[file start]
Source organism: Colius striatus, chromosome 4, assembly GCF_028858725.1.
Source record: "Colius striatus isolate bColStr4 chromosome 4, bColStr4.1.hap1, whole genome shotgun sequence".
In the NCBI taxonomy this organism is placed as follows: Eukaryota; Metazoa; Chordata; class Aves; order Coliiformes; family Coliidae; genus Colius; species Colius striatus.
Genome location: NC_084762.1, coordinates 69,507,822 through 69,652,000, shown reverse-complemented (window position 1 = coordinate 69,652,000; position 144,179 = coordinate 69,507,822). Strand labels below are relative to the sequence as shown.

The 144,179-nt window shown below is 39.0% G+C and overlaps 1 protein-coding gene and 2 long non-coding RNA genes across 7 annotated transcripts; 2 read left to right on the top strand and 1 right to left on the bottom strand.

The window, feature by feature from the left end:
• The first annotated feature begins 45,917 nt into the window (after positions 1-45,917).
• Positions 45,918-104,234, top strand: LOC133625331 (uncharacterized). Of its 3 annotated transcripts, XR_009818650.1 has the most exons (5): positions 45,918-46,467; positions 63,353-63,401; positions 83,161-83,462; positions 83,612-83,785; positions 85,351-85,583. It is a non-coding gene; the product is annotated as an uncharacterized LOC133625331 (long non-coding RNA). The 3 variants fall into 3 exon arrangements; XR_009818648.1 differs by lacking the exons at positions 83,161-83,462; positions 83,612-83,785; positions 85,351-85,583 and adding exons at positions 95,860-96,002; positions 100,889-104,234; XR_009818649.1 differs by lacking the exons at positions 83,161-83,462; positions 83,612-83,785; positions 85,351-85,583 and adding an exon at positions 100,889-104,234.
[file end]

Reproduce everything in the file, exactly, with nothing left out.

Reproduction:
Source organism: Colius striatus, chromosome 4, assembly GCF_028858725.1.
Source record: "Colius striatus isolate bColStr4 chromosome 4, bColStr4.1.hap1, whole genome shotgun sequence".
In the NCBI taxonomy this organism is placed as follows: Eukaryota; Metazoa; Chordata; class Aves; order Coliiformes; family Coliidae; genus Colius; species Colius striatus.
Genome location: NC_084762.1, coordinates 69,507,822 through 69,652,000, shown reverse-complemented (window position 1 = coordinate 69,652,000; position 144,179 = coordinate 69,507,822). Strand labels below are relative to the sequence as shown.

The 144,179-nt window shown below is 39.0% G+C and overlaps 1 protein-coding gene and 2 long non-coding RNA genes across 7 annotated transcripts; 2 read left to right on the top strand and 1 right to left on the bottom strand.

The window, feature by feature from the left end:
• The first annotated feature begins 45,917 nt into the window (after positions 1-45,917).
• Positions 45,918-104,234, top strand: LOC133625331 (uncharacterized). Of its 3 annotated transcripts, XR_009818650.1 has the most exons (5): positions 45,918-46,467; positions 63,353-63,401; positions 83,161-83,462; positions 83,612-83,785; positions 85,351-85,583. It is a non-coding gene; the product is annotated as an uncharacterized LOC133625331 (long non-coding RNA). The 3 variants fall into 3 exon arrangements; XR_009818648.1 differs by lacking the exons at positions 83,161-83,462; positions 83,612-83,785; positions 85,351-85,583 and adding exons at positions 95,860-96,002; positions 100,889-104,234; XR_009818649.1 differs by lacking the exons at positions 83,161-83,462; positions 83,612-83,785; positions 85,351-85,583 and adding an exon at positions 100,889-104,234.